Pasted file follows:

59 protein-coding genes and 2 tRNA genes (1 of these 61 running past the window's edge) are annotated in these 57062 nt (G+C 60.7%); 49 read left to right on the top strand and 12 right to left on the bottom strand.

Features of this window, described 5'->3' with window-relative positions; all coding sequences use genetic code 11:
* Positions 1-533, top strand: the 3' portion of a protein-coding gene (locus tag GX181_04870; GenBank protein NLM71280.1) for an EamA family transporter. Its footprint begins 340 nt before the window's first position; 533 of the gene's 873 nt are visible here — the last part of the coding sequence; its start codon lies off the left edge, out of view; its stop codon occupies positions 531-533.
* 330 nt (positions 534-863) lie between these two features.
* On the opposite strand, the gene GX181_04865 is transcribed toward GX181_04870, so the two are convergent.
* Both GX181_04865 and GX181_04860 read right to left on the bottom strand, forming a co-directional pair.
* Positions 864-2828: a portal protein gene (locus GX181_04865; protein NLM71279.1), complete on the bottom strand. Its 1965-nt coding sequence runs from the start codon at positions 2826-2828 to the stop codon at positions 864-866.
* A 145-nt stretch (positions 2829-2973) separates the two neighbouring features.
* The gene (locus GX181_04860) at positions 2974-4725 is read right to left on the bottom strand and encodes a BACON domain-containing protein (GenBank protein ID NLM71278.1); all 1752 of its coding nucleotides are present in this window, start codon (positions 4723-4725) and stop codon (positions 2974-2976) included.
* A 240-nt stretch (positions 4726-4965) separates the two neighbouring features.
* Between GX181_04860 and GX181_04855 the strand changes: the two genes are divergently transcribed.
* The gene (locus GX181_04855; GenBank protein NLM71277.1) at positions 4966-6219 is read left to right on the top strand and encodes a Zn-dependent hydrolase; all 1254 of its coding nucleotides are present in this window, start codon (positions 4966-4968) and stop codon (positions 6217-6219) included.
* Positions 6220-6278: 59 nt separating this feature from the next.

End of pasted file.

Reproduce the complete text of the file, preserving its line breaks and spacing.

59 protein-coding genes and 2 tRNA genes (1 of these 61 running past the window's edge) are annotated in these 57062 nt (G+C 60.7%); 49 read left to right on the top strand and 12 right to left on the bottom strand.

Features of this window, described 5'->3' with window-relative positions; all coding sequences use genetic code 11:
* Positions 1-533, top strand: the 3' portion of a protein-coding gene (locus tag GX181_04870; GenBank protein NLM71280.1) for an EamA family transporter. Its footprint begins 340 nt before the window's first position; 533 of the gene's 873 nt are visible here — the last part of the coding sequence; its start codon lies off the left edge, out of view; its stop codon occupies positions 531-533.
* 330 nt (positions 534-863) lie between these two features.
* On the opposite strand, the gene GX181_04865 is transcribed toward GX181_04870, so the two are convergent.
* Both GX181_04865 and GX181_04860 read right to left on the bottom strand, forming a co-directional pair.
* Positions 864-2828: a portal protein gene (locus GX181_04865; protein NLM71279.1), complete on the bottom strand. Its 1965-nt coding sequence runs from the start codon at positions 2826-2828 to the stop codon at positions 864-866.
* A 145-nt stretch (positions 2829-2973) separates the two neighbouring features.
* The gene (locus GX181_04860) at positions 2974-4725 is read right to left on the bottom strand and encodes a BACON domain-containing protein (GenBank protein ID NLM71278.1); all 1752 of its coding nucleotides are present in this window, start codon (positions 4723-4725) and stop codon (positions 2974-2976) included.
* A 240-nt stretch (positions 4726-4965) separates the two neighbouring features.
* Between GX181_04860 and GX181_04855 the strand changes: the two genes are divergently transcribed.
* The gene (locus GX181_04855; GenBank protein NLM71277.1) at positions 4966-6219 is read left to right on the top strand and encodes a Zn-dependent hydrolase; all 1254 of its coding nucleotides are present in this window, start codon (positions 4966-4968) and stop codon (positions 6217-6219) included.
* Positions 6220-6278: 59 nt separating this feature from the next.